A Sand Dollar's Breakfast is Totally Metal | Deep Look

A Sand Dollar's Breakfast is Totally Metal | Deep Look

It’s a beachcomber’s prize. But this sand dollar is just an empty husk…
a skeleton. This is what sand dollars really look like. Off the coast of California, Pacific sand
dollars snuggle up together, like a big pile of purple sea cookies. They’re fuzzy… almost cuddly. But look closer… That fuzz is actually made up of tiny spines…
thousands of them. Some long and spiky, other rounder. Mixed in are miniature tube feet with grabby
little suckers on the ends. They use them to meticulously sift the sand
and pass the grains down the line, until they reach the sand dollar’s mouth – at the very
center of its underside, buried under all those spines. Sand dollars eat sand. They’re after the algae and bacteria that coat the grains. And these sand dollars can also stand themselves
up on their sides to use the long spines around their edges to trap tiny plankton floating
by. So what about that part that looks like a flower with five petals? It’s called the petaloid. They have special tube feet there that help
the sand dollar breathe, absorbing oxygen out of the water. You can see that same five-point body plan
on the skeletons of their relatives – like starfish and sea urchins. In fact, sand dollars are just a type of flat
sea urchin. But while their cousins prefer the rocky shore,
chock full of life and spots to hide…. Sand dollars don’t have such a cozy place
to live. They’re at the mercy of what’s basically
an undersea desert, Thrashed and sandblasted. So being flat is an advantage. They’re sleeker, streamlined against the
powerful currents. And they have another scrupulous solution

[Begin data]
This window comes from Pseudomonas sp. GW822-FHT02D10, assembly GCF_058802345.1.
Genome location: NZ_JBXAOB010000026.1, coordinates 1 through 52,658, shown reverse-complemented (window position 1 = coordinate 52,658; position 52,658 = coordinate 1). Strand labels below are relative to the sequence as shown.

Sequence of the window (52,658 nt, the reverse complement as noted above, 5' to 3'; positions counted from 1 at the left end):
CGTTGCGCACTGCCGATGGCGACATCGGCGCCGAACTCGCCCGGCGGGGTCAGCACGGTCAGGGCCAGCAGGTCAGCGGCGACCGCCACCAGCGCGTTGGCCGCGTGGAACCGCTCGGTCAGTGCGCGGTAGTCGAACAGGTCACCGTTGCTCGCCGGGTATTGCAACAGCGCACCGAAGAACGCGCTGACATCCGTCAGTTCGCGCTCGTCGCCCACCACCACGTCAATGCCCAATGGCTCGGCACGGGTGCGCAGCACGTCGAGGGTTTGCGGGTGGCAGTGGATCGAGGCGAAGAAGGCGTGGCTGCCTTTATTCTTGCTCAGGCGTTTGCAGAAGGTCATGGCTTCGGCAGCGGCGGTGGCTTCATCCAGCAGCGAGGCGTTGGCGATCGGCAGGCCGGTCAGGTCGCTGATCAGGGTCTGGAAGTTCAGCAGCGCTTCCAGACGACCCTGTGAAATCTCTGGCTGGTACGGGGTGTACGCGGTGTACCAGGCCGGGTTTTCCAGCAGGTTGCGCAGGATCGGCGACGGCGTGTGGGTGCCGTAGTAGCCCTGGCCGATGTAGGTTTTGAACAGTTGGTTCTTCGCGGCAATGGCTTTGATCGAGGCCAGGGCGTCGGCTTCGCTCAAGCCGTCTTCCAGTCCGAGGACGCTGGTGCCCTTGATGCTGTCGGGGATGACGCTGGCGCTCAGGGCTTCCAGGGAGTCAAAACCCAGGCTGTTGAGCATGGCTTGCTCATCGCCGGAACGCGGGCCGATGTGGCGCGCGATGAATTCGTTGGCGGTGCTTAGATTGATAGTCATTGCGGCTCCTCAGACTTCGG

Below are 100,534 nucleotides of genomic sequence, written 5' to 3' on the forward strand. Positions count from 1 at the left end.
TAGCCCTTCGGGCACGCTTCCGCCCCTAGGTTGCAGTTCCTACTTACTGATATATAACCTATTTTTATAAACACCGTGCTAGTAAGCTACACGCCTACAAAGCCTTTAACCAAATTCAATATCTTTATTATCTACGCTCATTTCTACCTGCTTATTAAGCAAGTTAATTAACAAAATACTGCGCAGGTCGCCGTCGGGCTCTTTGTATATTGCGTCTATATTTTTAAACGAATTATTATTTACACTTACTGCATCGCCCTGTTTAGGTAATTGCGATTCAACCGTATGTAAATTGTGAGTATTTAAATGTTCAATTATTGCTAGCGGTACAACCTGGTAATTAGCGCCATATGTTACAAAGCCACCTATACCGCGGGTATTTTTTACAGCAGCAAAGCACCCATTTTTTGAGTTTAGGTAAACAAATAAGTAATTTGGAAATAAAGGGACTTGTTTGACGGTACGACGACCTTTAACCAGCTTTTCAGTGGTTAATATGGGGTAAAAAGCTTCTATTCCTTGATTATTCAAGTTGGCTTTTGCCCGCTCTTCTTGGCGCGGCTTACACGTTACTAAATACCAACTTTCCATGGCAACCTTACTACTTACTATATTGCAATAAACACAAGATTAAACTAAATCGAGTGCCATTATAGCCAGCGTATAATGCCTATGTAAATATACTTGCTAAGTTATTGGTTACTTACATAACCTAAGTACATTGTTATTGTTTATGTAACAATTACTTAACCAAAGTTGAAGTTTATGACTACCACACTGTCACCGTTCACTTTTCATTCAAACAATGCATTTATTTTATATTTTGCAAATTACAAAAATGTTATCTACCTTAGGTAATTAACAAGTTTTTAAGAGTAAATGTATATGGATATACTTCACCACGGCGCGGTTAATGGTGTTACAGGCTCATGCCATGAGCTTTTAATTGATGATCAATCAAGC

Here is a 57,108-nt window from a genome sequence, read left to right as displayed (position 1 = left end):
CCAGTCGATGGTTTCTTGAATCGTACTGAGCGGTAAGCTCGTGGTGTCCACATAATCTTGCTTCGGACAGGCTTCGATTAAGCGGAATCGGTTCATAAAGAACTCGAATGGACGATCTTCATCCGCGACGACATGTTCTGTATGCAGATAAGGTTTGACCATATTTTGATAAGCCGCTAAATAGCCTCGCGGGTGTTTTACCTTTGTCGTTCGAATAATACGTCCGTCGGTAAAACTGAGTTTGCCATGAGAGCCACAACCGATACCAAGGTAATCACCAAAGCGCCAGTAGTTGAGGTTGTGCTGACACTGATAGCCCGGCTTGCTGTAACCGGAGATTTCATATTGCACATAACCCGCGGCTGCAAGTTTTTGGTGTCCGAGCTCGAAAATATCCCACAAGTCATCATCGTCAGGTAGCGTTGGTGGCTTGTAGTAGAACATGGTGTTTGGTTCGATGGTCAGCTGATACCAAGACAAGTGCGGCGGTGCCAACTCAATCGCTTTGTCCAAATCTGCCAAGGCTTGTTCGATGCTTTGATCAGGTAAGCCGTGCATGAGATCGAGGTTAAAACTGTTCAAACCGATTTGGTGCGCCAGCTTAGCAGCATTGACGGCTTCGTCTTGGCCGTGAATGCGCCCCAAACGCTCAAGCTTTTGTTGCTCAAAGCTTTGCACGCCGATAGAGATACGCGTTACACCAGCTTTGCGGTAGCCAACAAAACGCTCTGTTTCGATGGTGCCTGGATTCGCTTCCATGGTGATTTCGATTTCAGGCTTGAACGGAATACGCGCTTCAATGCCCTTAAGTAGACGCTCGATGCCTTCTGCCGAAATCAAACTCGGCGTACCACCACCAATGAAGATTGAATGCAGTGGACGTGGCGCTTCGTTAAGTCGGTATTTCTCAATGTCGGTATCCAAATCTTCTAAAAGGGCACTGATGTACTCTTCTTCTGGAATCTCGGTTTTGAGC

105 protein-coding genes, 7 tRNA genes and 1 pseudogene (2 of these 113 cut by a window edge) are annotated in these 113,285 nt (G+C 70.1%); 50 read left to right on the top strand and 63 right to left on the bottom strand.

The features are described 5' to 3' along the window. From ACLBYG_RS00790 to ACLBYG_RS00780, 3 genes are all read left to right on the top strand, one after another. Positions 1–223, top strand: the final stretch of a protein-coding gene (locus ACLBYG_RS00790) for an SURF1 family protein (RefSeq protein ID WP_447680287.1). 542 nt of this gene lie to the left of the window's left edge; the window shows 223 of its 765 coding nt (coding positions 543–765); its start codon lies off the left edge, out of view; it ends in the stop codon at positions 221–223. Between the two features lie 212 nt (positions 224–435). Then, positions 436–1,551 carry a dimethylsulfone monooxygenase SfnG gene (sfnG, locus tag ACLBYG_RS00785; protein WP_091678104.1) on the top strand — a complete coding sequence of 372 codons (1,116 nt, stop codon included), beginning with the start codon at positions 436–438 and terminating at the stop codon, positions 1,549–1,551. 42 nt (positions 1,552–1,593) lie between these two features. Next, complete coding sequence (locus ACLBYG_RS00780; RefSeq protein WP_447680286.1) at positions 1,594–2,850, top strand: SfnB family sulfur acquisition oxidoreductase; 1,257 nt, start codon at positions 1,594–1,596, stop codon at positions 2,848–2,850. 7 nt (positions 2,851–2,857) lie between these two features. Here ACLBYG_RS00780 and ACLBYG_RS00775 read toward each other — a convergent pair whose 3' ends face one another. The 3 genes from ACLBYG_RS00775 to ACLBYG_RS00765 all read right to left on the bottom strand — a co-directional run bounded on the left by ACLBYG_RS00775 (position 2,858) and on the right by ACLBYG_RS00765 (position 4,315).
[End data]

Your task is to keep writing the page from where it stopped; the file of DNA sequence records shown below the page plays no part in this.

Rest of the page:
for staying put. Not all sand is the same. Mixed in there are some extra-heavy grains. They’re made of magnetite, a type of iron
ore. Scientists think that as they grow, young
sand dollars sort them out and swallow them… grain after grain. The heavy ore builds up inside their bodies
and helps weigh them down to the seafloor. At the California Academy of Sciences in San
Francisco, researchers used x-rays of sand dollars to look for it. See those bright white areas? Those are the pockets of magnetite. That’s how these tireless little creatures
can hack it – out here in such turbulent waters – where most other things can’t. Turns out, it takes a lot of work to just
lay around. Want to know how we got so up close and personal
with those sand dollars? Follow us over to Patreon for a very seaworthy
behind-the-scenes video. Join our community on Patreon to unlock rewards
like members only live streams, bonus content and helping us pick upcoming episodes. Link in the description. See you there.

39 thoughts on “A Sand Dollar's Breakfast is Totally Metal | Deep Look”

  1. When I was young my mom told me about sand dollars when I found it at the beach

    Me (young): mom what's this?
    Mom: oh you found a sand dollar
    Me (young): can you use it?
    Mom: you can take decors out of it

  2. I found a live sanddollar once at the beach in California it was brown and sick from being so close to the beach we put it in a bucket rented a boat and went out really far and put it back in the ocean. we watched it for a while and it started looking healthier in about an hour

  3. That explains the flower shaped pattern,
    They're related to starfish, I used to think they were related to clams and muscles!

  4. My childhood home had them and other echinoderms everywhere. Probably because I have the coolest dad in the world.

  5. I once was looking through the sand for shells and found a really small sand dollar that was smaller than my finger. I found it around maybe 6-7 years ago and I still have it in a ring case so I don't lose it.

  6. "wanna know how me got so up close and personal with those sand dollars?"

    me: um no…….ew…….that's kinda gross sis

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